The last couple of weeks have certainly been a rocky patch of form for Juventus. January has often been a time where the team has taken a bit of a bump. Heck, even during the Delneri year January was when Fabio Quagliarella got hurt and the season derailed.
But this season’s January struggles have been all the more jarring given the way the transfer window affected the fanbase’s expectations of the team. When Cristiano Ronaldo arrived many, if not most, fans expected Juve to sweep through the league and utterly annihilate most domestic opposition, only seeing serious challenges from the likes of Napoli, maybe Inter, and the Champions League. The team’s recent struggles only accentuate the fact that in spite of the fact that Juve have a nine-point league lead and currently hold the tiebreaker over Napoli, that expectation hasn’t been met all season long.
It feels like it’s been quite a while since the team’s been in a hole close to this bad, and a lot of people are wondering just how they’re going to get out of it. Massimiliano Allegri’s efforts to find a tactical solution will be important for sure, but the team’s inspiration will be just as important. And knowing that brings me back a few years.
It was Oct. 28, 2015. Juventus had just put in one of, if not the worst performance of what was then a four-year title run. A 20th-minute free kick from Nicola Sansone proved enough for Sassuolo to hand Juve their fourth loss in the season’s first 10 games. Giorgio Chiellini had been sent off in the 39th minute for a second bookable offense, and Mario Lemina had been very lucky to avoid a similar fate. The Bianconeri never seriously looked like they were going to equalize. The team had a record of 3-3-4, and sat in 12th place.
After the game, then-captain Gianluigi Buffon lit into his team: “Our first half display was unacceptable. If we’d been a provincial side, I might have been satisfied with the way we played over 50 minutes with 10 men. But given our objectives here at Juventus, we return home extremely disappointed ... It’s very simple, if you don’t win any of your 50/50s or aerial battles and you can’t string together three passes, then that’s no recipe for success.”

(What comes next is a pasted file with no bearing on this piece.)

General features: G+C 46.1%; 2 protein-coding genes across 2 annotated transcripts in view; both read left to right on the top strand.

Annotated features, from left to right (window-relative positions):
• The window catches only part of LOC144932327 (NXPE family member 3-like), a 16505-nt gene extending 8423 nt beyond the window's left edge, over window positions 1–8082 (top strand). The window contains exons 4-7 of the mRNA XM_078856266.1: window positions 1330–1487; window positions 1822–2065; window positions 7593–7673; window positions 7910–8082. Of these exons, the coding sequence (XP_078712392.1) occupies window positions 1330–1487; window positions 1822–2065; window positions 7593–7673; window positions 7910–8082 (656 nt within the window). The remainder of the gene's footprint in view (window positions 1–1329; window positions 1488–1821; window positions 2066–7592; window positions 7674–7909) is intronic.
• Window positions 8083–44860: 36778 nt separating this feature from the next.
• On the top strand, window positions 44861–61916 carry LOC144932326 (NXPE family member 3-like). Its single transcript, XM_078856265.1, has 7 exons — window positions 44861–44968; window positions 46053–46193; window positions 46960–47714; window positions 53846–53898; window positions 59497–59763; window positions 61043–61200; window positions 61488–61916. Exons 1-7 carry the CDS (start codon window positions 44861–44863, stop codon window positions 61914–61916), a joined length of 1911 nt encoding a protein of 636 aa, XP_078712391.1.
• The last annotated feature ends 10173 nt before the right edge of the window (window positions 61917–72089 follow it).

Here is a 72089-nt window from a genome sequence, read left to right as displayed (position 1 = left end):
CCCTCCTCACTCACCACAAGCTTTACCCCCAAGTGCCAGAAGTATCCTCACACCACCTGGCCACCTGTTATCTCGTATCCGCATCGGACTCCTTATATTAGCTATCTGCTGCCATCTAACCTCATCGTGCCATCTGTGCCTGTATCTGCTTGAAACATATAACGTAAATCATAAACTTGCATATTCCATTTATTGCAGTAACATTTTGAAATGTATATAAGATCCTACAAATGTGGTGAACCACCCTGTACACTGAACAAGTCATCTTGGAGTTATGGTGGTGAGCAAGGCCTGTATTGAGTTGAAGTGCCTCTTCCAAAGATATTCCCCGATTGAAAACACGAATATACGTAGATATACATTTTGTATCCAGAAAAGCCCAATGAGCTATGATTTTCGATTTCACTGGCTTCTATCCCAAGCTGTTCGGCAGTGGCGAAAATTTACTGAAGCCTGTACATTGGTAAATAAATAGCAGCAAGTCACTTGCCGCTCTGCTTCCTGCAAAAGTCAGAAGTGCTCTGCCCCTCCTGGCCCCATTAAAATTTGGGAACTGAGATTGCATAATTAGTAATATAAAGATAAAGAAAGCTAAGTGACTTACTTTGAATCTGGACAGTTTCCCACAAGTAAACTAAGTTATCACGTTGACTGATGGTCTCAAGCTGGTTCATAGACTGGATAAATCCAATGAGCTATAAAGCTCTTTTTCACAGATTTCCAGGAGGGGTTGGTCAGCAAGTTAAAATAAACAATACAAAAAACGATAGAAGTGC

That speech, along with whatever else Buffon said and did over the next few days in training, had an effect. It didn’t look so at first in the team’s next game, a home derby against Torino three days later on Halloween. Paul Pogba had opened the scoring with a wondershot, but Cesare Bovo equalized in the second half and the game had settled into a drab cycle of Juve trying to get the ball into the box and Torino hitting it back out again. Then, with seconds left in stoppage time, Alex Sandro’s cross bounced off of Juan Cuadrado’s rear end and into the Torino net.
It was a moment that came to be known to my supporters club in New York as the Miracle Ass Goal (trademark pending), and it kicked off a run of form never before seen in Italian soccer. Over 26 games, including the Torino game, Juve won 25, including 15 straight. The last of those 15, a February tilt against Napoli at the J Stadium, saw Juve pass their rivals from the south for the league lead. The only blemish was a goalless draw in Bologna. By the time they finally lost another domestic game, they had already clinched the title.